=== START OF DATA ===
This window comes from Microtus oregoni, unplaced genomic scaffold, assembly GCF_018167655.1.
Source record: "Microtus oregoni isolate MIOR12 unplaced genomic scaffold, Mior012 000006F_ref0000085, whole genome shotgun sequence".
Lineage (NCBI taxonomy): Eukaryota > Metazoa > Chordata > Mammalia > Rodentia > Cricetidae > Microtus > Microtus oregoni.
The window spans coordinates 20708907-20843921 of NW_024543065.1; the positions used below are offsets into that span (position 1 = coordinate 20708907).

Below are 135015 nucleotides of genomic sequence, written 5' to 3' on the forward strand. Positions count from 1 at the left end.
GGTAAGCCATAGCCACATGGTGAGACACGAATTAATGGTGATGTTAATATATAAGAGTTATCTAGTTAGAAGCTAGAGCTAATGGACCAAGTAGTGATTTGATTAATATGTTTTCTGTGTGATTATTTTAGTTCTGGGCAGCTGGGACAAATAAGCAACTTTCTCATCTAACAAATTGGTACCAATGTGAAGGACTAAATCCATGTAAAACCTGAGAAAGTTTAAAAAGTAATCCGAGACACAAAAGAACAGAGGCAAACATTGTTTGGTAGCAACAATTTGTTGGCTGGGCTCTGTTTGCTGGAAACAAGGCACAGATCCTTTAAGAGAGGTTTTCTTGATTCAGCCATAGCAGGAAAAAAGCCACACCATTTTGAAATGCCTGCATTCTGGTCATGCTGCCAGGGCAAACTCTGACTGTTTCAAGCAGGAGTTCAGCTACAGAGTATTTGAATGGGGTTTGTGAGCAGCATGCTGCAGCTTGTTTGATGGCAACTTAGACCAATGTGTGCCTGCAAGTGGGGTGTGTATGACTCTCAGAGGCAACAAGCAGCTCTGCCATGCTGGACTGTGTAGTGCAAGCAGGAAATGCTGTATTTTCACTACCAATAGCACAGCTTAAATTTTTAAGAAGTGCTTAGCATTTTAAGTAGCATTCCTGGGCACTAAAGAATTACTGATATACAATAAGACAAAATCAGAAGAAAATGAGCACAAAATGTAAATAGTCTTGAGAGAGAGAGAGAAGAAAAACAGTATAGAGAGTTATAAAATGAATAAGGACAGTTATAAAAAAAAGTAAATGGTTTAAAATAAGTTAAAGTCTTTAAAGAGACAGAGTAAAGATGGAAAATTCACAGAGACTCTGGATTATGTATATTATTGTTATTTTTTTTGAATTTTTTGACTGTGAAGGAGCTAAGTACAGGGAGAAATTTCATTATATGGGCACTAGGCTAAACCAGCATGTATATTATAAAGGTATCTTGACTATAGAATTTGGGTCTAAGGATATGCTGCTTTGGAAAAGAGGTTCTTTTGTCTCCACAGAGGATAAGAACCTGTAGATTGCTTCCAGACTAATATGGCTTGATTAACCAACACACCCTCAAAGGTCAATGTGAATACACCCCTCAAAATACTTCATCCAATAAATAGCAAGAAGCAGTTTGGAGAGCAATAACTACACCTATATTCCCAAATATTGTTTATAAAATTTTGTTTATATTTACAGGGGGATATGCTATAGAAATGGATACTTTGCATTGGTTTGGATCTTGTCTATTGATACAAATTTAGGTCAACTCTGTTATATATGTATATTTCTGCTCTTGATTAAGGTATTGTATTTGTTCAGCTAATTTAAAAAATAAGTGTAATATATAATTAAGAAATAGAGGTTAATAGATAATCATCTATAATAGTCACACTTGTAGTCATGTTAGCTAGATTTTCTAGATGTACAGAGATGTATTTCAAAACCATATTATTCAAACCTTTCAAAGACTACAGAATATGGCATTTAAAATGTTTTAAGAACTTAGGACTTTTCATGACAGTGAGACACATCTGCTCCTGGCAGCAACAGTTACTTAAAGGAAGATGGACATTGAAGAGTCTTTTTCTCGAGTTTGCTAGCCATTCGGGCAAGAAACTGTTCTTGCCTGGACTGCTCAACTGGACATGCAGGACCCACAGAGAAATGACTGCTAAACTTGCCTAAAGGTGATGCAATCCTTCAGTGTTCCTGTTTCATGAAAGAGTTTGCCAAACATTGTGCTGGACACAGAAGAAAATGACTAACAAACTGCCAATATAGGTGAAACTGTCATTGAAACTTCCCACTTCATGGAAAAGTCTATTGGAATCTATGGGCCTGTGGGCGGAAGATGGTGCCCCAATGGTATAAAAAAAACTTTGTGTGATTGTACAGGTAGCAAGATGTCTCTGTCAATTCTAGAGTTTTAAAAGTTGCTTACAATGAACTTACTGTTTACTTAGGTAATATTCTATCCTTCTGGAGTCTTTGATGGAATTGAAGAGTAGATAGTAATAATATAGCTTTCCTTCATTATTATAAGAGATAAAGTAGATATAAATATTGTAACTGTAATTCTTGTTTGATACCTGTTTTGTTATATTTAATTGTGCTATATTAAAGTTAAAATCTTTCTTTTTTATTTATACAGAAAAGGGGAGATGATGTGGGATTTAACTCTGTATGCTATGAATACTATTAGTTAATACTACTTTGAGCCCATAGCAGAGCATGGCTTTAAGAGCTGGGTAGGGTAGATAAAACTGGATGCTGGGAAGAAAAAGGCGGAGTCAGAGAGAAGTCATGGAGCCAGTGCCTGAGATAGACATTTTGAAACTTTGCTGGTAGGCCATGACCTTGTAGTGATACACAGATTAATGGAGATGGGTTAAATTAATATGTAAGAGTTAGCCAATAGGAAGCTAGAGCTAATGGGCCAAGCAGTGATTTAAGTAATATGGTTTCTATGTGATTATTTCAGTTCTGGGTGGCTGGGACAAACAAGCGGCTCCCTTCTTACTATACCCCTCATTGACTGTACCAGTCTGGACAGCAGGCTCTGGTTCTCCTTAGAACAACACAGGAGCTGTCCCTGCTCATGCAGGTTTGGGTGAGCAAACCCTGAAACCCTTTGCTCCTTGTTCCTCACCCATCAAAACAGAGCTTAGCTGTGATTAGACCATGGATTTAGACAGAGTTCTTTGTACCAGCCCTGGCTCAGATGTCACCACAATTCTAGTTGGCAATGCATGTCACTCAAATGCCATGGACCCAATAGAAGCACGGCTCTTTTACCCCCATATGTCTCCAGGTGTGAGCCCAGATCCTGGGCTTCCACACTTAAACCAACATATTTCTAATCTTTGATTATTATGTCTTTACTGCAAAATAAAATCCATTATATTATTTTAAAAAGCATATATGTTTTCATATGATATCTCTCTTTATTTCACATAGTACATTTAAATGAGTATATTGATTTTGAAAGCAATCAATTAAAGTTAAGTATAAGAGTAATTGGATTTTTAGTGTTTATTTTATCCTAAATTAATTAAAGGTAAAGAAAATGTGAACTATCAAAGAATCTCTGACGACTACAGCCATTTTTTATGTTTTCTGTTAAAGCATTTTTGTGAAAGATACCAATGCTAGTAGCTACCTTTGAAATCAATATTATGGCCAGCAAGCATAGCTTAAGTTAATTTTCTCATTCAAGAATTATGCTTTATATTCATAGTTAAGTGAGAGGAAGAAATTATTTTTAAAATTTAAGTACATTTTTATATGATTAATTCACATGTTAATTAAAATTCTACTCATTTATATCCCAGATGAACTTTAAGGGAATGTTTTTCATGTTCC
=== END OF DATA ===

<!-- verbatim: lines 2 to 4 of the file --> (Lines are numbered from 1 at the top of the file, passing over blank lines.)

Source record: "Microtus oregoni isolate MIOR12 unplaced genomic scaffold, Mior012 000006F_ref0000085, whole genome shotgun sequence".
Lineage (NCBI taxonomy): Eukaryota > Metazoa > Chordata > Mammalia > Rodentia > Cricetidae > Microtus > Microtus oregoni.
The window spans coordinates 20708907-20843921 of NW_024543065.1; the positions used below are offsets into that span (position 1 = coordinate 20708907).